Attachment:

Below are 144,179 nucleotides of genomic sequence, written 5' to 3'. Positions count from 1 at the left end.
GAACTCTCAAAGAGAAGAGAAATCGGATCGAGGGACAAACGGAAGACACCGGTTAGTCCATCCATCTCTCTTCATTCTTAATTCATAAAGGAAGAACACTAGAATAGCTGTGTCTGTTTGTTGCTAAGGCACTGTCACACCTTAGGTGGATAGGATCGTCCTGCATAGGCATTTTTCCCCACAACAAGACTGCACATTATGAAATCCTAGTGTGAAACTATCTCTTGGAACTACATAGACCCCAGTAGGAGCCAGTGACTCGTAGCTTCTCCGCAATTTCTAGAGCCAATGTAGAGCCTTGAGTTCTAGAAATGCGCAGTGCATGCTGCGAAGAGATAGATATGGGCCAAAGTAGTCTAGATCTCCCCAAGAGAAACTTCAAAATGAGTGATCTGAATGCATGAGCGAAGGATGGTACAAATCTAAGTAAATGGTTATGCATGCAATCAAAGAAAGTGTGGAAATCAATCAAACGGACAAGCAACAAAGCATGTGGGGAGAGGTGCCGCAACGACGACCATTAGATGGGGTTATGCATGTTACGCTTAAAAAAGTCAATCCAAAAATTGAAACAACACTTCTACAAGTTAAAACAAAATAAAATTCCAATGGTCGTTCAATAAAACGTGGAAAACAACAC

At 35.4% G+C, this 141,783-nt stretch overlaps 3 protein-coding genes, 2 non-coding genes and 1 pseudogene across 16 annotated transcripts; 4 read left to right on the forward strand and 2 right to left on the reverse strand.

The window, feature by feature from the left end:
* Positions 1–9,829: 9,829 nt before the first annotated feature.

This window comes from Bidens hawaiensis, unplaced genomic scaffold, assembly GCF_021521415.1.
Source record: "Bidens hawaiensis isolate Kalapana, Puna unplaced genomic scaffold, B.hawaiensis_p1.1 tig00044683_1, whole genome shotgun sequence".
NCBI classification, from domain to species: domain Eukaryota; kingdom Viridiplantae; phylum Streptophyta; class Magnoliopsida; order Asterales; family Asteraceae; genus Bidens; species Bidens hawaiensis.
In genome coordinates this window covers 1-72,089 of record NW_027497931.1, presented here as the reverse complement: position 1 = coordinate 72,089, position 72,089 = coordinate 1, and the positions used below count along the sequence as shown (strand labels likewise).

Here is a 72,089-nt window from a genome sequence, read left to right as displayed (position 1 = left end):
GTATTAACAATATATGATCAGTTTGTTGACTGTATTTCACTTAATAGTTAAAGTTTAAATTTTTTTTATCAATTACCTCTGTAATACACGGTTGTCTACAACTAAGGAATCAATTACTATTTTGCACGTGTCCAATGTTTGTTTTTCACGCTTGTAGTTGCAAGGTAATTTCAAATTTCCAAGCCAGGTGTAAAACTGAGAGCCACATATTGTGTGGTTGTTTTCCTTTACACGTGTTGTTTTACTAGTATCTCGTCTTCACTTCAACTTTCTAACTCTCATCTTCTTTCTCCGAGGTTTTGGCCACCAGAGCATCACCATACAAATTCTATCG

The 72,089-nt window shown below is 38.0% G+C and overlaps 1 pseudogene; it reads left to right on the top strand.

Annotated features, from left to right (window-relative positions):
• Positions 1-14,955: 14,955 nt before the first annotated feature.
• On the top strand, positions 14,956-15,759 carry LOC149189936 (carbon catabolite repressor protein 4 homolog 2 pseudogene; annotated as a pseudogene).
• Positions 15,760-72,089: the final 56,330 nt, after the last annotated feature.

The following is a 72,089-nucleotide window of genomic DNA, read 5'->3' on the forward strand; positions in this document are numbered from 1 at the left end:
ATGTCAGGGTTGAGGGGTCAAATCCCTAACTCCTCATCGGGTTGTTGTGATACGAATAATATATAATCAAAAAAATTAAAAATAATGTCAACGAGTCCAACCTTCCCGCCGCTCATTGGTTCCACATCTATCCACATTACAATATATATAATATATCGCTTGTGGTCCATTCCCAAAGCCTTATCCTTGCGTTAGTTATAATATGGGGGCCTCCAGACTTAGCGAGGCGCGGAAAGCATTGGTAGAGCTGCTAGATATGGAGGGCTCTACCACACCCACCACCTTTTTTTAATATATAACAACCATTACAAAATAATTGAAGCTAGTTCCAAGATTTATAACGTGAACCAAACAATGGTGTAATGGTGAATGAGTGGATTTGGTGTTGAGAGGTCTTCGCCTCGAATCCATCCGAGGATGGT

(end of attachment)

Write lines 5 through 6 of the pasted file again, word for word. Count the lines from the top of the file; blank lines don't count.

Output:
* Positions 1–9,829: 9,829 nt before the first annotated feature.

This window comes from Bidens hawaiensis, unplaced genomic scaffold, assembly GCF_021521415.1.